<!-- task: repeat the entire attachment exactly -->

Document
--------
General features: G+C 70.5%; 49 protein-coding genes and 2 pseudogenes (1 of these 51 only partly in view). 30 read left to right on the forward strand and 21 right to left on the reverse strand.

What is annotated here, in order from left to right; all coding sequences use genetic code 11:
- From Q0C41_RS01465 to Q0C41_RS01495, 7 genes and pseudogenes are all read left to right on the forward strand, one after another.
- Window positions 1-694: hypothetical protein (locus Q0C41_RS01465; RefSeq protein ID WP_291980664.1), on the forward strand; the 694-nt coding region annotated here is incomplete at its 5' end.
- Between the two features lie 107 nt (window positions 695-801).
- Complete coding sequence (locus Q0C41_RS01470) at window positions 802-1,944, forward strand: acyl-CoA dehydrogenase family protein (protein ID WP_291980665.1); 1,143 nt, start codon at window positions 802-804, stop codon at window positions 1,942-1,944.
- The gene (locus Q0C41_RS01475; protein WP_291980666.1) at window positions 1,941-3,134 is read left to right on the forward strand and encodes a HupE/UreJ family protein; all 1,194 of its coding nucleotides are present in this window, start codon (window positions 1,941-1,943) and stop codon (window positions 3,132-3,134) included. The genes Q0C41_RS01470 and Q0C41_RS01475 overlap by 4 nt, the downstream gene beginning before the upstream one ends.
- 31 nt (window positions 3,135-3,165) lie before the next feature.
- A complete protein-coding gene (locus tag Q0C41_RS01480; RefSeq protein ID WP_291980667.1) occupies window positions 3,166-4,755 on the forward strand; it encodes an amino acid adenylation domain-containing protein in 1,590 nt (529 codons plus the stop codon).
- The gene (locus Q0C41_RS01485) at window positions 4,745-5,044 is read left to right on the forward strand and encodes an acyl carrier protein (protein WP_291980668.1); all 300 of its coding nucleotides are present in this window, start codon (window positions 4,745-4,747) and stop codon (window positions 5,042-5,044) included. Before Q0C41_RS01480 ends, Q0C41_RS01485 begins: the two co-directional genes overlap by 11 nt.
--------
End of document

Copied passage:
General features: G+C 70.5%; 49 protein-coding genes and 2 pseudogenes (1 of these 51 only partly in view). 30 read left to right on the forward strand and 21 right to left on the reverse strand.

What is annotated here, in order from left to right; all coding sequences use genetic code 11:
- From Q0C41_RS01465 to Q0C41_RS01495, 7 genes and pseudogenes are all read left to right on the forward strand, one after another.
- Window positions 1-694: hypothetical protein (locus Q0C41_RS01465; RefSeq protein ID WP_291980664.1), on the forward strand; the 694-nt coding region annotated here is incomplete at its 5' end.
- Between the two features lie 107 nt (window positions 695-801).
- Complete coding sequence (locus Q0C41_RS01470) at window positions 802-1,944, forward strand: acyl-CoA dehydrogenase family protein (protein ID WP_291980665.1); 1,143 nt, start codon at window positions 802-804, stop codon at window positions 1,942-1,944.
- The gene (locus Q0C41_RS01475; protein WP_291980666.1) at window positions 1,941-3,134 is read left to right on the forward strand and encodes a HupE/UreJ family protein; all 1,194 of its coding nucleotides are present in this window, start codon (window positions 1,941-1,943) and stop codon (window positions 3,132-3,134) included. The genes Q0C41_RS01470 and Q0C41_RS01475 overlap by 4 nt, the downstream gene beginning before the upstream one ends.
- 31 nt (window positions 3,135-3,165) lie before the next feature.
- A complete protein-coding gene (locus tag Q0C41_RS01480; RefSeq protein ID WP_291980667.1) occupies window positions 3,166-4,755 on the forward strand; it encodes an amino acid adenylation domain-containing protein in 1,590 nt (529 codons plus the stop codon).
- The gene (locus Q0C41_RS01485) at window positions 4,745-5,044 is read left to right on the forward strand and encodes an acyl carrier protein (protein WP_291980668.1); all 300 of its coding nucleotides are present in this window, start codon (window positions 4,745-4,747) and stop codon (window positions 5,042-5,044) included. Before Q0C41_RS01480 ends, Q0C41_RS01485 begins: the two co-directional genes overlap by 11 nt.